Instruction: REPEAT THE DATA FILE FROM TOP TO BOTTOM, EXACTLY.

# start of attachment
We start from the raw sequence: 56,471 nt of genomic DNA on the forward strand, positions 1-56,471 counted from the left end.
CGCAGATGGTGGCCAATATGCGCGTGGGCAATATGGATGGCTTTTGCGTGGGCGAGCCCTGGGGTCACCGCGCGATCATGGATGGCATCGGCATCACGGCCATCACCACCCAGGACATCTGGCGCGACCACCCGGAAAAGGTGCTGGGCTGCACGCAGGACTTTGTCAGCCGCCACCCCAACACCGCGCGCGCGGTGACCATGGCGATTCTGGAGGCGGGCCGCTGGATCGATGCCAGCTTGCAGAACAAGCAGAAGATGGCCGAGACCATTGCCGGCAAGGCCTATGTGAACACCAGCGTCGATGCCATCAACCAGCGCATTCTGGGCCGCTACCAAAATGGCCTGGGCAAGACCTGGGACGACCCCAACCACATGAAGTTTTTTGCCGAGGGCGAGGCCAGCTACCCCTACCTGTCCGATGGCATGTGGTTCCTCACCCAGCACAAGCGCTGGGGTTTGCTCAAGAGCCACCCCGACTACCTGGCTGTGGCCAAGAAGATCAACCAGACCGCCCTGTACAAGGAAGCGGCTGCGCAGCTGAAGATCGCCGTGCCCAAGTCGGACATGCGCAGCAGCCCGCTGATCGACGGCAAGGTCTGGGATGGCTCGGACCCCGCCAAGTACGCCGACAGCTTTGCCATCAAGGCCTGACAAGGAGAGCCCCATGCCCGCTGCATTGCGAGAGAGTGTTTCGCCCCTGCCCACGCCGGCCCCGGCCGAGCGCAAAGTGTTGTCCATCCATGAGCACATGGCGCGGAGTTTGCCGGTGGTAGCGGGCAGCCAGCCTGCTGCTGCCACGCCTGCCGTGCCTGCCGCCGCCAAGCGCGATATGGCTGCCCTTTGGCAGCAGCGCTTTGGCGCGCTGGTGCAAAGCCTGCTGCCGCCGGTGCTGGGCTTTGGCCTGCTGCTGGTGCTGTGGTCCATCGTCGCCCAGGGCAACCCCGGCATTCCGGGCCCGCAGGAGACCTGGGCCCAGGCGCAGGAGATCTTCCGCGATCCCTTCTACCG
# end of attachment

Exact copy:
We start from the raw sequence: 56,471 nt of genomic DNA on the forward strand, positions 1-56,471 counted from the left end.
CGCAGATGGTGGCCAATATGCGCGTGGGCAATATGGATGGCTTTTGCGTGGGCGAGCCCTGGGGTCACCGCGCGATCATGGATGGCATCGGCATCACGGCCATCACCACCCAGGACATCTGGCGCGACCACCCGGAAAAGGTGCTGGGCTGCACGCAGGACTTTGTCAGCCGCCACCCCAACACCGCGCGCGCGGTGACCATGGCGATTCTGGAGGCGGGCCGCTGGATCGATGCCAGCTTGCAGAACAAGCAGAAGATGGCCGAGACCATTGCCGGCAAGGCCTATGTGAACACCAGCGTCGATGCCATCAACCAGCGCATTCTGGGCCGCTACCAAAATGGCCTGGGCAAGACCTGGGACGACCCCAACCACATGAAGTTTTTTGCCGAGGGCGAGGCCAGCTACCCCTACCTGTCCGATGGCATGTGGTTCCTCACCCAGCACAAGCGCTGGGGTTTGCTCAAGAGCCACCCCGACTACCTGGCTGTGGCCAAGAAGATCAACCAGACCGCCCTGTACAAGGAAGCGGCTGCGCAGCTGAAGATCGCCGTGCCCAAGTCGGACATGCGCAGCAGCCCGCTGATCGACGGCAAGGTCTGGGATGGCTCGGACCCCGCCAAGTACGCCGACAGCTTTGCCATCAAGGCCTGACAAGGAGAGCCCCATGCCCGCTGCATTGCGAGAGAGTGTTTCGCCCCTGCCCACGCCGGCCCCGGCCGAGCGCAAAGTGTTGTCCATCCATGAGCACATGGCGCGGAGTTTGCCGGTGGTAGCGGGCAGCCAGCCTGCTGCTGCCACGCCTGCCGTGCCTGCCGCCGCCAAGCGCGATATGGCTGCCCTTTGGCAGCAGCGCTTTGGCGCGCTGGTGCAAAGCCTGCTGCCGCCGGTGCTGGGCTTTGGCCTGCTGCTGGTGCTGTGGTCCATCGTCGCCCAGGGCAACCCCGGCATTCCGGGCCCGCAGGAGACCTGGGCCCAGGCGCAGGAGATCTTCCGCGATCCCTTCTACCG